Little Richard, the 'architect' of rock 'n' roll, dies at 87

Tim O'Donnell

Rock 'n' roll pioneer Little Richard died Saturday, his close friend, Pastor Bill Minson, told The Associated Press. The musician's son, Danny Jones Penniman, confirmed the news, but the cause of death is unknown. He was 87.

Little Richard, born Richard Penniman, considered himself the "architect" of the music genre known as rock 'n' roll, and he — along with the likes of Chuck Berry and Fats Domino — helped shatter the color line on music charts, bringing what was once called "race music" into the mainstream, AP reports. Richard was known for his skills on the piano and his distinctive vocals, as well as fashion choices and energetic personality on-stage.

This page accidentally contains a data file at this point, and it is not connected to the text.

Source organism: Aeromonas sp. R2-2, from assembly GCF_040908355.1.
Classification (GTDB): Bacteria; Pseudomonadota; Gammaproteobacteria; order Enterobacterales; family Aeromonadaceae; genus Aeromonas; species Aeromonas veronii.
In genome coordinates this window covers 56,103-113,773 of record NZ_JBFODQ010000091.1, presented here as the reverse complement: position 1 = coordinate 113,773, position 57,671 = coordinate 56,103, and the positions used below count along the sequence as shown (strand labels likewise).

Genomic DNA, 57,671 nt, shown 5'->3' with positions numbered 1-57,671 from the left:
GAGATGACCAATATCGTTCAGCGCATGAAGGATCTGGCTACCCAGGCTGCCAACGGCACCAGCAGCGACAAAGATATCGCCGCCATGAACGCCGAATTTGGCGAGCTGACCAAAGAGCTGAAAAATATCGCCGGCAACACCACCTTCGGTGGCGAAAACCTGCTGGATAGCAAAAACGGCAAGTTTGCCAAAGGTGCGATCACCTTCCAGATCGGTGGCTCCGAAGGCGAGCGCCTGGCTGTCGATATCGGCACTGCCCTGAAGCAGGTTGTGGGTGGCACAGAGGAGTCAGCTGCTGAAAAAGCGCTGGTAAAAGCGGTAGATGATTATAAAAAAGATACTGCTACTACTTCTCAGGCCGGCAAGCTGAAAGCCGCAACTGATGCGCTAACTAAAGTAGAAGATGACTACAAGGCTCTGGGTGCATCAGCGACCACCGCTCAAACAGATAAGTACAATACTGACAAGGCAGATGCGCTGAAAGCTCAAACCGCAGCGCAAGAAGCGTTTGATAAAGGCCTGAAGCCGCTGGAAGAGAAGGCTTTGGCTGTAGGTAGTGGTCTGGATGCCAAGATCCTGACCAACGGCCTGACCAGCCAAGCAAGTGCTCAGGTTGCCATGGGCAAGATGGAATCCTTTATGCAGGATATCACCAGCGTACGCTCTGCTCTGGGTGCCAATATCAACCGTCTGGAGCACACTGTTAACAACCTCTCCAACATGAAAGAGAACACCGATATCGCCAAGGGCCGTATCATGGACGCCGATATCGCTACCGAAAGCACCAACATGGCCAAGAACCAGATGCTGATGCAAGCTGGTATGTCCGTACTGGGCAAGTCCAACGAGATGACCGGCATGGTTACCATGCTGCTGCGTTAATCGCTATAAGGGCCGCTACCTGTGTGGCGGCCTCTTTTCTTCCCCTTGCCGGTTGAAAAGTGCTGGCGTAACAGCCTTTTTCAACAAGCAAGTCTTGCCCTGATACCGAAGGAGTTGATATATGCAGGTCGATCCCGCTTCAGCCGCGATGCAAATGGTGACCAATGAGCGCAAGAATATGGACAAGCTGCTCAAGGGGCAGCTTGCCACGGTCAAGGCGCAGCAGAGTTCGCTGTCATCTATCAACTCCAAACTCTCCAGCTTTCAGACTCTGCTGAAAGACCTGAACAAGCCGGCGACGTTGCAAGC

Richard's career took off in the '50s, and he went on to sell more than 30 million records worldwide, produce hit songs like "Tutti Frutti," "Good Golly Miss Molly," and "Long Tall Sally," and influence countless musicians, including the Beatles.

In 1957, he stepped away from the stage and became an ordained minister, eventually releasing a gospel album in 1959. He returned to secular rock in 1964. Read more at Rolling Stone and The Associated Press.

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